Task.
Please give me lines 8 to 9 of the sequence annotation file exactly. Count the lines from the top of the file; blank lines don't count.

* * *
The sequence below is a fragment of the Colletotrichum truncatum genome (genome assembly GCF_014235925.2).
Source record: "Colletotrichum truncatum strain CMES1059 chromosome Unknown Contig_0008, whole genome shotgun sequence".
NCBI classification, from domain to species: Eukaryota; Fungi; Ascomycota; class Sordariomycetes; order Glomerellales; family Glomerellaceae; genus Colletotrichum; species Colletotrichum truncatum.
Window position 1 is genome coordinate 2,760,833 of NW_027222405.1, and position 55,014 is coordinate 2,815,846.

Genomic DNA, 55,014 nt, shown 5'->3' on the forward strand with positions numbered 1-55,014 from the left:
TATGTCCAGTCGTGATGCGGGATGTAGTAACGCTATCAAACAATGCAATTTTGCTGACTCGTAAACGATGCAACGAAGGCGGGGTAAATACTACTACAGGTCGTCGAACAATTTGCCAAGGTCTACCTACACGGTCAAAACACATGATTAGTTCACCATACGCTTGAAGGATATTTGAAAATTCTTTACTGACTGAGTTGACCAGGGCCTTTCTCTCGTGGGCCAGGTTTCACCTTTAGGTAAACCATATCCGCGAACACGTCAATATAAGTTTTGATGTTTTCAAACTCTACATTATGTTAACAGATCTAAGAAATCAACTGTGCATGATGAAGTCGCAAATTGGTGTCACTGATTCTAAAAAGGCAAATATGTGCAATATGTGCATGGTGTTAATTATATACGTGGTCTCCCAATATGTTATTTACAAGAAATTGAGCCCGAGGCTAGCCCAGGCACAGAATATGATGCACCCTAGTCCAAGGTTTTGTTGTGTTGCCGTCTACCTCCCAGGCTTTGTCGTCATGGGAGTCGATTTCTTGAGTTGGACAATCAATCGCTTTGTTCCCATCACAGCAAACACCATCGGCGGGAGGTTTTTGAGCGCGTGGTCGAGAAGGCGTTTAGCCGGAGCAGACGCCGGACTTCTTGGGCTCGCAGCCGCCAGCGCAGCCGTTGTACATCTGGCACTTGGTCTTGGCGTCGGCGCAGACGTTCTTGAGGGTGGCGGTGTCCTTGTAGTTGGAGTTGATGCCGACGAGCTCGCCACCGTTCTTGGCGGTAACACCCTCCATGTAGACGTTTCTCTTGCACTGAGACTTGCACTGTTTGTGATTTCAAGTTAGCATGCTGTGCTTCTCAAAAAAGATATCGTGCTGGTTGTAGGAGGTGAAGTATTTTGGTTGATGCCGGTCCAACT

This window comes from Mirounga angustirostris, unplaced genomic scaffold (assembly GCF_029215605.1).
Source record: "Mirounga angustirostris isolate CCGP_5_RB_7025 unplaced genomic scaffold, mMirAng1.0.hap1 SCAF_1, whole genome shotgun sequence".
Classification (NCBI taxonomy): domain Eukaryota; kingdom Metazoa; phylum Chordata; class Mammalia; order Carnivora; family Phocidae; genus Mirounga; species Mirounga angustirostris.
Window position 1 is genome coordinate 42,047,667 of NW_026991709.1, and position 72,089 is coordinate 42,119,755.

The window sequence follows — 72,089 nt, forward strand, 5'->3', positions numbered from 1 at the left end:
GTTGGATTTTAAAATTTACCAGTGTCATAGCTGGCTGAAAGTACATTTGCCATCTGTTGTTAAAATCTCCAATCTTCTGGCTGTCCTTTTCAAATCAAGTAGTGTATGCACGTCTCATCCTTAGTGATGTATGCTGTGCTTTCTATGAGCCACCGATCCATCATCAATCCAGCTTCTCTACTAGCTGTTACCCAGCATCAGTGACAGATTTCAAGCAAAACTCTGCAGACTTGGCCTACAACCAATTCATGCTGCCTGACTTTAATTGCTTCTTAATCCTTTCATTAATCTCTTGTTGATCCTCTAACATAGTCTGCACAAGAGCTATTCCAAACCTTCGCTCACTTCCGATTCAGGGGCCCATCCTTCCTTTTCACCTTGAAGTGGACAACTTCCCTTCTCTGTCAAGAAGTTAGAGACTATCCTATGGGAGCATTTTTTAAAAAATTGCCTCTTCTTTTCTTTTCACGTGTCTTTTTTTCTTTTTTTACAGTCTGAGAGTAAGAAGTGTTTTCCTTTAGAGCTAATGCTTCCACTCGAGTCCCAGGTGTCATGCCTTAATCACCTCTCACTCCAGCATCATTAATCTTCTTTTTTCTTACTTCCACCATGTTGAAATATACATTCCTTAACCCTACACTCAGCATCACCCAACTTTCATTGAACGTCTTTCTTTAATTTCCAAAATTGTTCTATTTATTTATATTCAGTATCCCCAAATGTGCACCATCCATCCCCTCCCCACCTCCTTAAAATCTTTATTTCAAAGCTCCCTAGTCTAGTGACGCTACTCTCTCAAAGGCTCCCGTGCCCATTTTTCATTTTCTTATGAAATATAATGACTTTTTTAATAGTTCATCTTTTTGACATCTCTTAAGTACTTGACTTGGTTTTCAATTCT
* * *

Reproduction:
Source record: "Mirounga angustirostris isolate CCGP_5_RB_7025 unplaced genomic scaffold, mMirAng1.0.hap1 SCAF_1, whole genome shotgun sequence".
Classification (NCBI taxonomy): domain Eukaryota; kingdom Metazoa; phylum Chordata; class Mammalia; order Carnivora; family Phocidae; genus Mirounga; species Mirounga angustirostris.